Living to the age of 100 remains a remarkable and somewhat rare feat. Individuals aged 100 or older, referred to as centenarians, make up less than 1 percent of the U.S. population. At 105 years old, Esperanza Carpio has lived through two World Wars, the Great Depression, the civil rights movement and now, two pandemics.
At 105 years old, Esperanza Carpio has lived through two World Wars, the Great Depression, the civil rights movement and now, two pandemics.
The Rosemead resident was about 3 years old when the Spanish flu pandemic spread across the globe and took the lives of nearly 50 million people between 1918-1919.
Today, more than a century later, Carpio is in the midst of another pandemic. Having just recently turned 105, Carpio got her two shots of Pfizer, making her fully vaccinated.
The shot in the arm was a piece of cake for the centenarian, she told KTLA. Following her mother’s example, 85-year-old Irene Carpio also got her second dose of the COVID-19 vaccine.
“I’m so happy that my mother got her shots … I love her very much,” Irene Carpio said.
Suzie Sharp, Esperanza Carpio’s great niece and caretaker is also fully vaccinated. She said she’s happy that her great aunt will be able to see her grandchildren and other family members again.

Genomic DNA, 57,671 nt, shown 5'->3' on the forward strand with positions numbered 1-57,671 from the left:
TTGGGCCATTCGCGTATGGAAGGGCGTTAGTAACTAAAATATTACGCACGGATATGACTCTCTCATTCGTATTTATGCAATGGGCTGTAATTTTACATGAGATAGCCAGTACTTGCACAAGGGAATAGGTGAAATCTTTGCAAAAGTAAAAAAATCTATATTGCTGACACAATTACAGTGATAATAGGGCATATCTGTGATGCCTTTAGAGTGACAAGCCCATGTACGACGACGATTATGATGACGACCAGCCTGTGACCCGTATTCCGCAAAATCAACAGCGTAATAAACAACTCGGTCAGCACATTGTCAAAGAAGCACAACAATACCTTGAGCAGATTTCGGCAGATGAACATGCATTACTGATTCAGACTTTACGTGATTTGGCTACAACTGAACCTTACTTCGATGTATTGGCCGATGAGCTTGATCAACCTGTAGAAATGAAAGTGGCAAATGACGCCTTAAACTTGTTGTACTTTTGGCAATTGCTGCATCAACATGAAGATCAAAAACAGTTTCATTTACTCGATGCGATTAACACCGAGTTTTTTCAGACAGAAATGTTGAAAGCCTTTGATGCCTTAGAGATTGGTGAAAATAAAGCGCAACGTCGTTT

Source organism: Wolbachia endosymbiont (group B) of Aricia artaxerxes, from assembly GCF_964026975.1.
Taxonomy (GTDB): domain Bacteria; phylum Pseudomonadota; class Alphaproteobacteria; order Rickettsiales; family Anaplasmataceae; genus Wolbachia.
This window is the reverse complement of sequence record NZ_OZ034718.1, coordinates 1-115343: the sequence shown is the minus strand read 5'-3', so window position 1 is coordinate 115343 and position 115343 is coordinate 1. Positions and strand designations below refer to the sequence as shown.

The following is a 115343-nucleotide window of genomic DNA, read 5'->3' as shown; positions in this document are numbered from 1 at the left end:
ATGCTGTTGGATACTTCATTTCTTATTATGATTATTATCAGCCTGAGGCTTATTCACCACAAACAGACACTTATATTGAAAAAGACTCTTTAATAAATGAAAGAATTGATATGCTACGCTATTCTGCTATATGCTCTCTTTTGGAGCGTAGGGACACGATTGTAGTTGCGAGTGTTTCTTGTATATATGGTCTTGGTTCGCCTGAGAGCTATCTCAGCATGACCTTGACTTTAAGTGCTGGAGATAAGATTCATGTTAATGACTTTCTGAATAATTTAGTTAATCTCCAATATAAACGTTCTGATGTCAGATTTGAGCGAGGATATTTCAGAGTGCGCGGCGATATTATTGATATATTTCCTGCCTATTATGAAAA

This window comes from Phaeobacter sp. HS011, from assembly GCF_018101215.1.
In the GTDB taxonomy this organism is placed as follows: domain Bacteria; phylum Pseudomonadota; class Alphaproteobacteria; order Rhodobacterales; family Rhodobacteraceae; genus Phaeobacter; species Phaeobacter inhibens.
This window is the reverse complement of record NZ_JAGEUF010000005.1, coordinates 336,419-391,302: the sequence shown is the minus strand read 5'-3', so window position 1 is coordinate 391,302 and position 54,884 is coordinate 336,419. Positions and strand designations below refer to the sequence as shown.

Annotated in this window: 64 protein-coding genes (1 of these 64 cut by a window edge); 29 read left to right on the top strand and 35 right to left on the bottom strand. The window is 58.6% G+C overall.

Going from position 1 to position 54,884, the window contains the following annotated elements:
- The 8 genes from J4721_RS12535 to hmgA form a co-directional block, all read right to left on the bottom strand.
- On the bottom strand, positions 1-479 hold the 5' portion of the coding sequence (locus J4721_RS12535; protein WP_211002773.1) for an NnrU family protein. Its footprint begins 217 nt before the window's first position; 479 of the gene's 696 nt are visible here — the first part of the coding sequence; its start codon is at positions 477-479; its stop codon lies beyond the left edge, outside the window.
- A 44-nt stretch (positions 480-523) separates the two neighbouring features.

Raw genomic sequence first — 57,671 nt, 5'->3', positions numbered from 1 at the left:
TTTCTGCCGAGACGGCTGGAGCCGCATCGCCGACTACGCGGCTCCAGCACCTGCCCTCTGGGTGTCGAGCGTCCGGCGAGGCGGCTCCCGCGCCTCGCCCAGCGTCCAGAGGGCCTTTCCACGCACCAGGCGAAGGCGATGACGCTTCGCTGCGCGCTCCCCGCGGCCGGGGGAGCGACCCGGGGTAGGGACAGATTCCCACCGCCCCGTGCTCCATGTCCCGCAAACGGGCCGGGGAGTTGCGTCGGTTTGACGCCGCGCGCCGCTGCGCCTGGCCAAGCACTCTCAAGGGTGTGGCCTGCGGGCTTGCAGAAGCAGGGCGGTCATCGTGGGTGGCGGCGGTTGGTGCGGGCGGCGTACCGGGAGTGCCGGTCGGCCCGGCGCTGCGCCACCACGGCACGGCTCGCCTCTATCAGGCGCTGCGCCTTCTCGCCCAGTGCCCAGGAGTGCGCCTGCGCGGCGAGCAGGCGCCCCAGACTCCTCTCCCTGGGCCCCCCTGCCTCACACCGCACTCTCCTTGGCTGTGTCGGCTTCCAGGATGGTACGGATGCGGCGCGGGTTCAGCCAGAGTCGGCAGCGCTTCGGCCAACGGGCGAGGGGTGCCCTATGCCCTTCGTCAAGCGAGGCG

“We’re a super hugging family, and it’s really hard when the family comes and we can’t just go up and hug them,” Sharp said.
Sharp said her great aunt has always been cautious about her health, so getting the COVID-19 vaccine was a no-brainer.
When asked about her secret to longevity, Carpio said she stays active, happy and surrounds herself with loving family and friends.
Centenarians who survived the pandemic
Carpio isn’t the first one to have survived the pandemic. Other centenarians who’ve survived the pandemic include:
- Ursula Haeussler (105 years old)
- Lucia DeClerck (105 years old)
- Sister André, a nun (117 years old)
Living a long life
Living a long life is a common wish of many – and some might just get what they wish for. Life expectancies in developed and developing countries alike have been rising continuously, causing the number of people who live to 100 years to rise also.
This year, the United Nations expect the number of centenarians to rise to approximately 573,000 worldwide.
The U.S. has the highest absolute number of centenarians in the world with 97,000 living in the country. Japan comes second with 79,000 Japanese who are 100 years or older, according to World Atlas.